I am sorry I am not going as quickly as you would like Toto. But I do not have unlimited time or resources. There are a lot of assertions in Carrier's article, and it takes time to examine each of them. For my part, I would be more than happy to skip over them.

Quote:
Explain why the author of Luke parallels Josephus' recasting of his religion as a school of Greek philosophy.
See how you already accept the above assertion as fact? To me, this is a question that is yet to be decided. That said, I am willing to look at it.

I leave the choice to Michael. Does he want to skip to this part of the discussion? If so, then that is what I will do.

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Old 09-26-2001, 04:41 PM   #53
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{double post deleted}

[ September 28, 2001: Message edited by: Toto ]
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Old 09-26-2001, 04:41 PM   #54
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Anyone who is still following this discussion please check in and indicate your preference.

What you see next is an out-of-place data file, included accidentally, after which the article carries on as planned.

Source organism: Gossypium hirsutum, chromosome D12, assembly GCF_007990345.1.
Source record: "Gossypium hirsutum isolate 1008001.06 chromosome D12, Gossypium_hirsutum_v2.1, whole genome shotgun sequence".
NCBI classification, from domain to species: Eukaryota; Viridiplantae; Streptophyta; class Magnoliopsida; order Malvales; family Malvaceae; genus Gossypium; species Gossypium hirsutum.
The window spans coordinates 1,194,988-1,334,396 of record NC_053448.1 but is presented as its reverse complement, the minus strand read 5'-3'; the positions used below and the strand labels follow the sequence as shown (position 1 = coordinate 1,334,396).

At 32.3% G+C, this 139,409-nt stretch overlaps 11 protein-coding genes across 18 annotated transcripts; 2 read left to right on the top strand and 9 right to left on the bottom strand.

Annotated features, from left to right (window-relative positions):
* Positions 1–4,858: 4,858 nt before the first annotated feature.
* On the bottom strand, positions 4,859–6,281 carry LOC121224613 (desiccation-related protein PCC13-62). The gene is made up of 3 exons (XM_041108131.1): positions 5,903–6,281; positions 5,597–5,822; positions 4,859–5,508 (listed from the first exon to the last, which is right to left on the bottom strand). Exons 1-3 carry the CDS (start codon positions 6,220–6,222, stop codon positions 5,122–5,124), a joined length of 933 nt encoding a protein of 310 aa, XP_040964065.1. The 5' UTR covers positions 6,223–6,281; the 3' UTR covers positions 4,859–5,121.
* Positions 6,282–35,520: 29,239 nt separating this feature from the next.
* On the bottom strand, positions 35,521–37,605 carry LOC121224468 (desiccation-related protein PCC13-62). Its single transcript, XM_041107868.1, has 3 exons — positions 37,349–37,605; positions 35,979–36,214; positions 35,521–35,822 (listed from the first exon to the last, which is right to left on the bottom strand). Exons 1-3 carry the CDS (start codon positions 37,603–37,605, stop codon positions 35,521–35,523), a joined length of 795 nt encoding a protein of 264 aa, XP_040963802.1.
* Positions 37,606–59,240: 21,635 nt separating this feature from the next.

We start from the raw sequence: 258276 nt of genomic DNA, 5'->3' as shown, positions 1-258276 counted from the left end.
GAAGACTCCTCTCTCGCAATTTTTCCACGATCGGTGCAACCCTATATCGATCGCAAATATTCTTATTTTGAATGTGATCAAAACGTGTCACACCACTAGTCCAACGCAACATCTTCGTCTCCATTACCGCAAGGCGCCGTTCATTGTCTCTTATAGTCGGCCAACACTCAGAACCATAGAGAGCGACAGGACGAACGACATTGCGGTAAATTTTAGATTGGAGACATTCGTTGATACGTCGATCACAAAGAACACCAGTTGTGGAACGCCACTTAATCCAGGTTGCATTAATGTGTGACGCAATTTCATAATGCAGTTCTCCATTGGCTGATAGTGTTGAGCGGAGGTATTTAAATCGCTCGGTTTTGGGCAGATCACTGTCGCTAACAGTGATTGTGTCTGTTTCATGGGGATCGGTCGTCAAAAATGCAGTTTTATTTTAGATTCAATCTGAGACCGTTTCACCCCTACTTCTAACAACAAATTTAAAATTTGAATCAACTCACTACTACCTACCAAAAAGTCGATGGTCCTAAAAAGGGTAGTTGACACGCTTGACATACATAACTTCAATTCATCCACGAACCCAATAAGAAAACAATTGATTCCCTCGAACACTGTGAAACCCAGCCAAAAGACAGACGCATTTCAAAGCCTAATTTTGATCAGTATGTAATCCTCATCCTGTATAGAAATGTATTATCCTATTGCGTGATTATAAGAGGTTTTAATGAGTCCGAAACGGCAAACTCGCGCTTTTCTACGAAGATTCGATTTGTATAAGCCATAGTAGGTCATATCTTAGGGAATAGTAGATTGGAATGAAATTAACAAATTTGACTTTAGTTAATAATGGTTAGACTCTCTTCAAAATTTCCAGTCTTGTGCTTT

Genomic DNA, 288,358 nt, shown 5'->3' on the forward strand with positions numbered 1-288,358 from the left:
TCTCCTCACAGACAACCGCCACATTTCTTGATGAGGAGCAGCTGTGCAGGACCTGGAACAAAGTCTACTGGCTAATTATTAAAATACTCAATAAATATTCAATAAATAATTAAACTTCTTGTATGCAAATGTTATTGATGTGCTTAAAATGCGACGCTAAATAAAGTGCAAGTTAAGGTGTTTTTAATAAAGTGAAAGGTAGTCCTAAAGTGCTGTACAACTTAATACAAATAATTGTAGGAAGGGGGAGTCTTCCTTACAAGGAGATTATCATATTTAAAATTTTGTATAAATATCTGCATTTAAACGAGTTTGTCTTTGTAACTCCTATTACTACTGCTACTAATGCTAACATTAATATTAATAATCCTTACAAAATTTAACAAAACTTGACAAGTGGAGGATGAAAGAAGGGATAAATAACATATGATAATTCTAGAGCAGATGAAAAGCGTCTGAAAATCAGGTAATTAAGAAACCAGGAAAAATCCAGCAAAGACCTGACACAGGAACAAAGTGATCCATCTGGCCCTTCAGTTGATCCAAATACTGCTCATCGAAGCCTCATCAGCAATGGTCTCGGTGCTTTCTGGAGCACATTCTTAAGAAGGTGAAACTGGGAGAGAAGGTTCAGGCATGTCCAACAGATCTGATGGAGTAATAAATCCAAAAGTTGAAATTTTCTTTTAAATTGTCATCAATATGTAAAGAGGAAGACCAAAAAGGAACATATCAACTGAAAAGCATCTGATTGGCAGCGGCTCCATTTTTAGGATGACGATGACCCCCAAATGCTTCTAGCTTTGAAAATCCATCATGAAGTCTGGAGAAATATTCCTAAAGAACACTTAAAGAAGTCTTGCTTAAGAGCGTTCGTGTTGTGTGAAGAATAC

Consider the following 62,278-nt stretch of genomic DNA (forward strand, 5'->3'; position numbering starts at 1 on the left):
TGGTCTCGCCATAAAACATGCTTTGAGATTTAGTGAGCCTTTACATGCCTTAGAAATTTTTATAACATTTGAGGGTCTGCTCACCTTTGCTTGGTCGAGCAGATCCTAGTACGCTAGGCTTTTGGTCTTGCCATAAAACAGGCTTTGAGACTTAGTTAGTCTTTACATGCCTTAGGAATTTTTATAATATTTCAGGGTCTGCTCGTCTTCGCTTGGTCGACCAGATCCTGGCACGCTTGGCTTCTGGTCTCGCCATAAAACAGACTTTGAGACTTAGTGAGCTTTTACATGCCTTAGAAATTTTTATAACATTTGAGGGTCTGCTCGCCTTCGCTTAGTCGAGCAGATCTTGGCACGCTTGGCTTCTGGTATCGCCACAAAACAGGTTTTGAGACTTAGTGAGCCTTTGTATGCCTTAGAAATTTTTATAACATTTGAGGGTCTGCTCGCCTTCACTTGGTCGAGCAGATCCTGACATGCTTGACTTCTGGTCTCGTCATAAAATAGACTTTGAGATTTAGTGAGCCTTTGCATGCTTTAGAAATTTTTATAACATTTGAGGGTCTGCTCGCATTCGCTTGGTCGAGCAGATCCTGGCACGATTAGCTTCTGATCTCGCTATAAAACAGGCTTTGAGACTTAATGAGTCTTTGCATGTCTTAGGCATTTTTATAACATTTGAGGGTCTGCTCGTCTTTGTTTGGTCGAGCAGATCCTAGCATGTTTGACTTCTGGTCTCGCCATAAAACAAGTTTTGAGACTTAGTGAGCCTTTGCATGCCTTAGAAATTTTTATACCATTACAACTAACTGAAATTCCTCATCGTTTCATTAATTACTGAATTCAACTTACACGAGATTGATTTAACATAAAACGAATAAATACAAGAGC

I think that Carrier's summary of Mason's arguments is accurate. Mason seems fairly sure (within the limits of what we can actually know about the past) that the author of Luke had read Josephus, or heard it read, and incorporated details from Josephus' work into his own. Mason was writing a book, and spent a lot of time playing with different ideas, looking at things from different angles, and examining the relative strength of different arguments. His purpose overall was not to argue that Luke used Josephus, but to provide a roadmap for students who are reading Josephus. The idea that Luke relied on Josephus was proposed in 1894 by a German scholar, and has been debated for the past century. Mason provides a summary of, and a comment on that debate.